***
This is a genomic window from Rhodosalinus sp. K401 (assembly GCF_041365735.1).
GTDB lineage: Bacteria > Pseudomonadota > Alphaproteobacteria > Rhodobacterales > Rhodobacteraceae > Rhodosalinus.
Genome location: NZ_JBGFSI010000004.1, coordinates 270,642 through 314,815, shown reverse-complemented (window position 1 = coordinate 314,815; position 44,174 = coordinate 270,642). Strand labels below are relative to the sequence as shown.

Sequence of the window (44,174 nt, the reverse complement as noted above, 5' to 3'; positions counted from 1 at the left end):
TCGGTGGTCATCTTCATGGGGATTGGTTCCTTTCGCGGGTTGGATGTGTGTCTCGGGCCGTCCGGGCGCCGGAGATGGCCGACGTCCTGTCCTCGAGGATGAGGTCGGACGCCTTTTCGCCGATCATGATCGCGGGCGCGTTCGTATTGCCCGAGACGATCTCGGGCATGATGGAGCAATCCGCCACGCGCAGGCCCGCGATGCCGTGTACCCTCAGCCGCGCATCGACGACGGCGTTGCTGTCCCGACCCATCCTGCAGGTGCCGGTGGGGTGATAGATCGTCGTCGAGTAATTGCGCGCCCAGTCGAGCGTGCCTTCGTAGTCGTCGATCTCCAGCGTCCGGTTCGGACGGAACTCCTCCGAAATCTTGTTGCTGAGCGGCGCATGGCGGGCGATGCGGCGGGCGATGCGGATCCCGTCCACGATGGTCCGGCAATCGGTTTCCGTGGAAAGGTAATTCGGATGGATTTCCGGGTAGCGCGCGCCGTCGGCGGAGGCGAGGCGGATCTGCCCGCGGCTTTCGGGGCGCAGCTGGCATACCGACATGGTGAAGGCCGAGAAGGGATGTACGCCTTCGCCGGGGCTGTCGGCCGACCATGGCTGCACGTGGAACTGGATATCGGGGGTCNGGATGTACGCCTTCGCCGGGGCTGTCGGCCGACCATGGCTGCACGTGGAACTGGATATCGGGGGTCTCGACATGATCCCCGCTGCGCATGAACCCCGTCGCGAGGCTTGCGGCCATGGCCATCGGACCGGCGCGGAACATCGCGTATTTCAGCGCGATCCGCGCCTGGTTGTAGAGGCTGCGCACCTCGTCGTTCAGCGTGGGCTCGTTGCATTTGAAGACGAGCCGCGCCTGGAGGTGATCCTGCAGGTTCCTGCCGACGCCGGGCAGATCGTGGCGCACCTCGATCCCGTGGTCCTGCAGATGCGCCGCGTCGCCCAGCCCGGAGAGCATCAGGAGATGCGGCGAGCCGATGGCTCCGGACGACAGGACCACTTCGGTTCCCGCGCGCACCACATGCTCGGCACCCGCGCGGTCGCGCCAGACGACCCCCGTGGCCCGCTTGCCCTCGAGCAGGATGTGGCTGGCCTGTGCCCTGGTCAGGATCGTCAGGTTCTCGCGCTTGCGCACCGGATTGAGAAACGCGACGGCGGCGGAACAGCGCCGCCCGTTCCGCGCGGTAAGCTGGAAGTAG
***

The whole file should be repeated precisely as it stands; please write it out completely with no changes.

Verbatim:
This is a genomic window from Rhodosalinus sp. K401 (assembly GCF_041365735.1).
GTDB lineage: Bacteria > Pseudomonadota > Alphaproteobacteria > Rhodobacterales > Rhodobacteraceae > Rhodosalinus.
Genome location: NZ_JBGFSI010000004.1, coordinates 270,642 through 314,815, shown reverse-complemented (window position 1 = coordinate 314,815; position 44,174 = coordinate 270,642). Strand labels below are relative to the sequence as shown.

Sequence of the window (44,174 nt, the reverse complement as noted above, 5' to 3'; positions counted from 1 at the left end):
TCGGTGGTCATCTTCATGGGGATTGGTTCCTTTCGCGGGTTGGATGTGTGTCTCGGGCCGTCCGGGCGCCGGAGATGGCCGACGTCCTGTCCTCGAGGATGAGGTCGGACGCCTTTTCGCCGATCATGATCGCGGGCGCGTTCGTATTGCCCGAGACGATCTCGGGCATGATGGAGCAATCCGCCACGCGCAGGCCCGCGATGCCGTGTACCCTCAGCCGCGCATCGACGACGGCGTTGCTGTCCCGACCCATCCTGCAGGTGCCGGTGGGGTGATAGATCGTCGTCGAGTAATTGCGCGCCCAGTCGAGCGTGCCTTCGTAGTCGTCGATCTCCAGCGTCCGGTTCGGACGGAACTCCTCCGAAATCTTGTTGCTGAGCGGCGCATGGCGGGCGATGCGGCGGGCGATGCGGATCCCGTCCACGATGGTCCGGCAATCGGTTTCCGTGGAAAGGTAATTCGGATGGATTTCCGGGTAGCGCGCGCCGTCGGCGGAGGCGAGGCGGATCTGCCCGCGGCTTTCGGGGCGCAGCTGGCATACCGACATGGTGAAGGCCGAGAAGGGATGTACGCCTTCGCCGGGGCTGTCGGCCGACCATGGCTGCACGTGGAACTGGATATCGGGGGTCNGGATGTACGCCTTCGCCGGGGCTGTCGGCCGACCATGGCTGCACGTGGAACTGGATATCGGGGGTCTCGACATGATCCCCGCTGCGCATGAACCCCGTCGCGAGGCTTGCGGCCATGGCCATCGGACCGGCGCGGAACATCGCGTATTTCAGCGCGATCCGCGCCTGGTTGTAGAGGCTGCGCACCTCGTCGTTCAGCGTGGGCTCGTTGCATTTGAAGACGAGCCGCGCCTGGAGGTGATCCTGCAGGTTCCTGCCGACGCCGGGCAGATCGTGGCGCACCTCGATCCCGTGGTCCTGCAGATGCGCCGCGTCGCCCAGCCCGGAGAGCATCAGGAGATGCGGCGAGCCGATGGCTCCGGACGACAGGACCACTTCGGTTCCCGCGCGCACCACATGCTCGGCACCCGCGCGGTCGCGCCAGACGACCCCCGTGGCCCGCTTGCCCTCGAGCAGGATGTGGCTGGCCTGTGCCCTGGTCAGGATCGTCAGGTTCTCGCGCTTGCGCACCGGATTGAGAAACGCGACGGCGGCGGAACAGCGCCGCCCGTTCCGCGCGGTAAGCTGGAAGTAG